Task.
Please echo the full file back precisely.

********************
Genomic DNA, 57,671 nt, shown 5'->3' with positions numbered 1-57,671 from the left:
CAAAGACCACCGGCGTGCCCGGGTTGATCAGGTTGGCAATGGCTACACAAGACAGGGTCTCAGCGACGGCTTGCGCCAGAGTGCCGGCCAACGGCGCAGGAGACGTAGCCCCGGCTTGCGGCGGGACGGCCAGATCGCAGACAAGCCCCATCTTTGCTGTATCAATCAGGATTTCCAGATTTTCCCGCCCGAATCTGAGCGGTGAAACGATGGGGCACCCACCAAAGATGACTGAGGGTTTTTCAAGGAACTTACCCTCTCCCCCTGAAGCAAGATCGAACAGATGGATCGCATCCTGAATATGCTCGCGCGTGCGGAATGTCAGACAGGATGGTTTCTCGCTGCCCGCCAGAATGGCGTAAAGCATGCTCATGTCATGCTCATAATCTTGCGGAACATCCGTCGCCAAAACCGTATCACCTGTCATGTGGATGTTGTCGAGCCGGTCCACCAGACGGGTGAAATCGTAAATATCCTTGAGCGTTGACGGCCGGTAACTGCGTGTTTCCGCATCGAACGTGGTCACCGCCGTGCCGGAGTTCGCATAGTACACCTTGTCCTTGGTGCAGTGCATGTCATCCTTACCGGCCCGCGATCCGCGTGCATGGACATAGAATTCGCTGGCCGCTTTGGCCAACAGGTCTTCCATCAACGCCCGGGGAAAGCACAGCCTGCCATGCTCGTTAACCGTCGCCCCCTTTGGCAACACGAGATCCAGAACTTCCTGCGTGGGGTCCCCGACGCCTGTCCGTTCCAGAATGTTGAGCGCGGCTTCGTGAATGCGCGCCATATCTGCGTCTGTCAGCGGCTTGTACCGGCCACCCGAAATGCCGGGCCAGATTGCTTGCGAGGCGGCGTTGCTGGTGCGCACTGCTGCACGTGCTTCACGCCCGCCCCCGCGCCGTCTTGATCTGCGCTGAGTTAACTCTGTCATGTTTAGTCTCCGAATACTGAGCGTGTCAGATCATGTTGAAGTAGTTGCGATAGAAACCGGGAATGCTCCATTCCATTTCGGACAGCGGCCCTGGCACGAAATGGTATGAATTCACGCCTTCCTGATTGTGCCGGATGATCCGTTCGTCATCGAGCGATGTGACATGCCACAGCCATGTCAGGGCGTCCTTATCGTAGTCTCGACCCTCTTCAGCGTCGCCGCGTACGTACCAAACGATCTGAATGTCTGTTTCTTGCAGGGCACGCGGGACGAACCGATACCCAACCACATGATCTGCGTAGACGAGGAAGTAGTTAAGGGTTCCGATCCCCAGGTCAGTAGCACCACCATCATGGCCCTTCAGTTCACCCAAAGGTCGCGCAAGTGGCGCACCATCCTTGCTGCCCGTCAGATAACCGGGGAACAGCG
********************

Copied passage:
Genomic DNA, 57,671 nt, shown 5'->3' with positions numbered 1-57,671 from the left:
CAAAGACCACCGGCGTGCCCGGGTTGATCAGGTTGGCAATGGCTACACAAGACAGGGTCTCAGCGACGGCTTGCGCCAGAGTGCCGGCCAACGGCGCAGGAGACGTAGCCCCGGCTTGCGGCGGGACGGCCAGATCGCAGACAAGCCCCATCTTTGCTGTATCAATCAGGATTTCCAGATTTTCCCGCCCGAATCTGAGCGGTGAAACGATGGGGCACCCACCAAAGATGACTGAGGGTTTTTCAAGGAACTTACCCTCTCCCCCTGAAGCAAGATCGAACAGATGGATCGCATCCTGAATATGCTCGCGCGTGCGGAATGTCAGACAGGATGGTTTCTCGCTGCCCGCCAGAATGGCGTAAAGCATGCTCATGTCATGCTCATAATCTTGCGGAACATCCGTCGCCAAAACCGTATCACCTGTCATGTGGATGTTGTCGAGCCGGTCCACCAGACGGGTGAAATCGTAAATATCCTTGAGCGTTGACGGCCGGTAACTGCGTGTTTCCGCATCGAACGTGGTCACCGCCGTGCCGGAGTTCGCATAGTACACCTTGTCCTTGGTGCAGTGCATGTCATCCTTACCGGCCCGCGATCCGCGTGCATGGACATAGAATTCGCTGGCCGCTTTGGCCAACAGGTCTTCCATCAACGCCCGGGGAAAGCACAGCCTGCCATGCTCGTTAACCGTCGCCCCCTTTGGCAACACGAGATCCAGAACTTCCTGCGTGGGGTCCCCGACGCCTGTCCGTTCCAGAATGTTGAGCGCGGCTTCGTGAATGCGCGCCATATCTGCGTCTGTCAGCGGCTTGTACCGGCCACCCGAAATGCCGGGCCAGATTGCTTGCGAGGCGGCGTTGCTGGTGCGCACTGCTGCACGTGCTTCACGCCCGCCCCCGCGCCGTCTTGATCTGCGCTGAGTTAACTCTGTCATGTTTAGTCTCCGAATACTGAGCGTGTCAGATCATGTTGAAGTAGTTGCGATAGAAACCGGGAATGCTCCATTCCATTTCGGACAGCGGCCCTGGCACGAAATGGTATGAATTCACGCCTTCCTGATTGTGCCGGATGATCCGTTCGTCATCGAGCGATGTGACATGCCACAGCCATGTCAGGGCGTCCTTATCGTAGTCTCGACCCTCTTCAGCGTCGCCGCGTACGTACCAAACGATCTGAATGTCTGTTTCTTGCAGGGCACGCGGGACGAACCGATACCCAACCACATGATCTGCGTAGACGAGGAAGTAGTTAAGGGTTCCGATCCCCAGGTCAGTAGCACCACCATCATGGCCCTTCAGTTCACCCAAAGGTCGCGCAAGTGGCGCACCATCCTTGCTGCCCGTCAGATAACCGGGGAACAGCG